The Splice Slugs: Ganging up against Facebook and Google, discontent in media; and China clamps down on VPNs
Here’s your weekly roundup of the biggest trends, threats and tools in media. Handpicked and algo-free since 2015.
I was at the RISE conference in Hong Kong this week. Most presentations and panels were hit or miss… mostly miss. But this you have to watch — Joe Tsai from Alibaba and Gary Liu of SCMP on stage talking about how they’re going to transform the paper. It is fantastic — you won’t hear that kind of clarity anywhere else. This is the biggest, most important media transformation this decade. If you click on one thing in this newsletter, make it this. — Alan Soon
MEDIA IN THE LAND OF THE GIANTS
David Chavern, the CEO of the News Media Alliance, put out a rant in the WSJ about how antitrust laws in the U.S. prevent media companies from putting up a real fight against Google and Facebook. He’s looking for a provision to allow publishers to negotiate collectively against the giants. The Alliance is however made up mainly of print publishers; digital native publishers aren’t a part of it. And here’s the problem: Even if they have a common threat, do they have common ground — or a path toward innovation — that would hold them together? Nope.
…The New York Times followed up on that piece, pointing to the discontent in media. “The temperature is rising in terms of concern, and in some cases anger, about what seems like a very asymmetric, disadvantageous relationship between the publishers and the very big digital platforms.”
The Wall Street Journal is restructuring the newsroom to allow the editorial team to publish faster. It’s also creating new senior roles in analytics and audience. “If we are to thrive in the competitive environment newspapers face, we must ensure that we are hiring and promoting the best people.”
Time Inc. may rename the company to reposition itself as a modern media brand in the digital space. No decisions have been made, but the company is obviously cautious given the mockery of media rebranding in recent years.
China ordered the country’s telcos to block access to all VPN services by February. China says it won’t bar legitimate access by businesses but says that “if they require leased lines or other methods to access the internet abroad, can turn to authorized telecommunications entities.”
…To comply with new cybersecurity rules, Apple will start storing all cloud data for its Chinese customers with a government-owned company in Guizhou. Apple will have control over encryption keys for the data, but it’s not clear if it will have direct access to the data itself. “It’s clear that this is now being enforced across the board. Any cloud-based company coming into China has to have a local operating partner.”
Facebook met with the Pakistani government to discuss a demand that the company stop “blasphemous” content or face getting blocked. Pakistan has been cracking down on social media accounts for allegedly promoting terrorism but activists say the authorities are also going after government critics.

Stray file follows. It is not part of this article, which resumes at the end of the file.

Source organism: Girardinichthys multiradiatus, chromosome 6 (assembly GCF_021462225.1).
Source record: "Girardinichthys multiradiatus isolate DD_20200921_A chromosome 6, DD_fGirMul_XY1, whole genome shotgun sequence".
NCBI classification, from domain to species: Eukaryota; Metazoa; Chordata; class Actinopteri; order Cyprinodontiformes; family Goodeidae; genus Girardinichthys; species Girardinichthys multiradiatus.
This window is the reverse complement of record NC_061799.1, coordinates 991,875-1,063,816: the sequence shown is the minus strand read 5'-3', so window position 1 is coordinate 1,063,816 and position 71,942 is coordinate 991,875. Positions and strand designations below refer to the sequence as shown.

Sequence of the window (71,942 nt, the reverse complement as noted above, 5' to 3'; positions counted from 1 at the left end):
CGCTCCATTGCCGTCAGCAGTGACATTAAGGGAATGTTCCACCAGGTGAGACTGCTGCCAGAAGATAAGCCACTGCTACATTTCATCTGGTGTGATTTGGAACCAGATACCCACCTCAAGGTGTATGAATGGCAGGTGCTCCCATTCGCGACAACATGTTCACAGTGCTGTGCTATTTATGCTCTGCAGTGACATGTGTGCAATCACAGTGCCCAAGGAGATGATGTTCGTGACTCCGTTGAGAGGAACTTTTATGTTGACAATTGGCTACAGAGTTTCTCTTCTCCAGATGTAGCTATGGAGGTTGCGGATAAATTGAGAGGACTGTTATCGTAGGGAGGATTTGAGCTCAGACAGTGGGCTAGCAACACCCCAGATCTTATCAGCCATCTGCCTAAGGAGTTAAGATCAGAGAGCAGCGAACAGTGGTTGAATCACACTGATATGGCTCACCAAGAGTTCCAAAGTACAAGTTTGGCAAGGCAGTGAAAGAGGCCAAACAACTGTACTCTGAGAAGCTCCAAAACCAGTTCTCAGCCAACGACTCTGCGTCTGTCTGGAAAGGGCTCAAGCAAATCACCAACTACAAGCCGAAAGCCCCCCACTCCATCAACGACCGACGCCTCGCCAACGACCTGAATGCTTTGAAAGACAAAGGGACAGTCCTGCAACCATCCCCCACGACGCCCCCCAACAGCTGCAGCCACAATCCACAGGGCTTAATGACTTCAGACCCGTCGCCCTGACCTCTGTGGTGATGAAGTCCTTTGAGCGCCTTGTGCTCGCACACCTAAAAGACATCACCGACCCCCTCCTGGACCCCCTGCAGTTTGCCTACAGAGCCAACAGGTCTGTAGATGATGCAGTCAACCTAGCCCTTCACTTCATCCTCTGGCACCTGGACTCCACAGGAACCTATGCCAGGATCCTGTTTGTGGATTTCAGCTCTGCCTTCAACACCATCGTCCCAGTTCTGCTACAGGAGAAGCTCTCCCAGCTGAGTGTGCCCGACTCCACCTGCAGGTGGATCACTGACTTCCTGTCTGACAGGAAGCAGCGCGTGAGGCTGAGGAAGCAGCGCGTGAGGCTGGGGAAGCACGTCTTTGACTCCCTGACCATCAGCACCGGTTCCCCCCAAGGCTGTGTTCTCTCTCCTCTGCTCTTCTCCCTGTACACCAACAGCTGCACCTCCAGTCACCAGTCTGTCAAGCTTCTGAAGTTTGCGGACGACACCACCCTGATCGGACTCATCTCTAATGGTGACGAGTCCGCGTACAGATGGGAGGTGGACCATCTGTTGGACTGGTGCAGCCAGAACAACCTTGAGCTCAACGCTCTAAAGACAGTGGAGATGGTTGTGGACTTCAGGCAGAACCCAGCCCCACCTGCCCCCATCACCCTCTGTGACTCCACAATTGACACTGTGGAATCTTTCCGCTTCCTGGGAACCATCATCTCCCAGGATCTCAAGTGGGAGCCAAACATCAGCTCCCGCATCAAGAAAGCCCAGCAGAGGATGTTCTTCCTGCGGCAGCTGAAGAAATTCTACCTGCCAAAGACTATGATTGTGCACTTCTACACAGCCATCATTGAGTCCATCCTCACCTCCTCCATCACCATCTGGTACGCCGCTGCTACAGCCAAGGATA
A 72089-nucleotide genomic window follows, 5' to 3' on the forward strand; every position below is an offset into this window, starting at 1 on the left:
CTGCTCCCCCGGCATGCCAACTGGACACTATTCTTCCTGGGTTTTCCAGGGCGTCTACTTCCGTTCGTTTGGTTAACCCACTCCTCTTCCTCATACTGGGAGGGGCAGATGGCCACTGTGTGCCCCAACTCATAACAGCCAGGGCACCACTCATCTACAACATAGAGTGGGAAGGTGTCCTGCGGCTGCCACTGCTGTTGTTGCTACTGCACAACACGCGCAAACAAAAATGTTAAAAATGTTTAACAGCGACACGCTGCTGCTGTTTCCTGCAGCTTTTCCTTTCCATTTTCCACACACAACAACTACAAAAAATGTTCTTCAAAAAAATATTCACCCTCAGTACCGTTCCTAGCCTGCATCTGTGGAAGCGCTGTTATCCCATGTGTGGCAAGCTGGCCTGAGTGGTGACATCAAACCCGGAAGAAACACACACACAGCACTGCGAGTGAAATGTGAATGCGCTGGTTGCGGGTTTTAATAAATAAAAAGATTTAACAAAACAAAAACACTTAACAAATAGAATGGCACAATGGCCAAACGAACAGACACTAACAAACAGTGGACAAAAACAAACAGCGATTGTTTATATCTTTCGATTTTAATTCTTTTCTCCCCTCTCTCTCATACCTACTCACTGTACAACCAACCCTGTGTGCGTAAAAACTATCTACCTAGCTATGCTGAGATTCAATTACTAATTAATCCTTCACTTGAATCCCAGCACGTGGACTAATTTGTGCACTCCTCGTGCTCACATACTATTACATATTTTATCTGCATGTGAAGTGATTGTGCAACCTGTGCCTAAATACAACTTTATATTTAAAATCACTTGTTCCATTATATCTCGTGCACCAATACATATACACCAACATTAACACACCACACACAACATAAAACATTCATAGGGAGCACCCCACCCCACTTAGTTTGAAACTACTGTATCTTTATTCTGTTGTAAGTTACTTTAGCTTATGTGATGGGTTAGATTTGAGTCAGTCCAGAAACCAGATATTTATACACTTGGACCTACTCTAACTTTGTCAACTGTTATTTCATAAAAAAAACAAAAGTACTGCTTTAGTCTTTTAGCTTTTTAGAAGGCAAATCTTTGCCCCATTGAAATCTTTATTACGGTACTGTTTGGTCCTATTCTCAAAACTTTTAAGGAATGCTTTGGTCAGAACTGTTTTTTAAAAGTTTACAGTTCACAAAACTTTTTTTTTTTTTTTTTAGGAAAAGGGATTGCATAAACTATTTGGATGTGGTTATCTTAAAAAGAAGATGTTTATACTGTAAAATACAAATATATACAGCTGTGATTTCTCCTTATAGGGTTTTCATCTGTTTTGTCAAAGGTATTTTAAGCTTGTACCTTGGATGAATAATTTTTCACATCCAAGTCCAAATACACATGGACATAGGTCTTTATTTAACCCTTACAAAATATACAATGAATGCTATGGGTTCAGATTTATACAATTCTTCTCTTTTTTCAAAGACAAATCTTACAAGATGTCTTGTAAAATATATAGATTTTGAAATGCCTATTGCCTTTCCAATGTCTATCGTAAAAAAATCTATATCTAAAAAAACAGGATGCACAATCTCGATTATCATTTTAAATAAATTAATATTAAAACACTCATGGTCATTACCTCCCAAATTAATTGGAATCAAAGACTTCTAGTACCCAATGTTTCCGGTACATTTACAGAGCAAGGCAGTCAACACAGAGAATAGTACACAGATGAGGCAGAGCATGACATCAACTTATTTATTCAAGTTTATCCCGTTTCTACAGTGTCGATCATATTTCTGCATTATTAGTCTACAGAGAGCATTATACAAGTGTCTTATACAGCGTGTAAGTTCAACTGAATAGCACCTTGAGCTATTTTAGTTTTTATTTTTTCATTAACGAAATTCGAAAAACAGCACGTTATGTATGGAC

Thailand’s broadcast and telecoms regulator scrapped a controversial plans to force over-the-top providers to register for tax purposes. It’ll come up with a revised plan instead.
CNN’s mobile app is under attack by Trump supporters who’ve been driving the app’s ratings down. It’s now a one-star app on Apple’s App Store and the Google Play Store.
The Press Association in the UK picked up a grant from Google to run a news service written by bots. It says this will help meet “increasing demand for consistent, fact-based insights into local communities.”
Some publishers are pissed that Facebook will no longer let them change the headlines in links after an API change. Facebook is doing this to curb the spread of “fake” news. But “this is causing concern for audience development folk and social media teams who recognize how it drastically curtails their ability to tinker with an article once it’s published.”
Your Facebook Messenger apps will soon be filled with ads. FB tested the format in Thailand and Australia and concluded that everyone in the world deserves to see ads in Messenger.
The Economist has been experimenting with Quora as a commenting platform. “We were really impressed with the quality and specificity of the questions and how engaged people were on the platform… [It] has built a community of smart people, which attracts experts; we’ve not been able to build a similar environment on the Economist.com.”
Slate found that only 2.5% of reporters who cover the U.S. Congress are using secure communication tools like PGP.Incredible.
If you’re looking for a great email app for MacOS, try Astro. Great features — priority inbox, snooze and email tracking. It’s made my inbox a lot cleaner.
Cheddar — the “CNBC for millennials” — bought a viral stock-picking game started by a 26-year-old engineer. “We’ll be able to use it almost like our own real-time polling mechanism.”
The New Yorker has an odd copy style: “Jr.,’s” — as in Donald Trump, Jr. Confused? This is why they insist on that silly period-comma-apostrophe format.
Why is it so hard to get content personalization on mobile right?This is how the Guardian’s Mobile Innovation Lab frames the problem — and the opportunity.
Stone-walled by China, diplomatically speaking, Taiwan’s president is trying a new way inject the island into global conversations. She’s using Twitter.
A corruption inquiry in Pakistan has come down to one thing: the use of the Calibri font.
Quote of the week:
“While one person hesitates because he feels inferior, the other is busy making mistakes and becoming superior.” — Henry C. Link
From our partners
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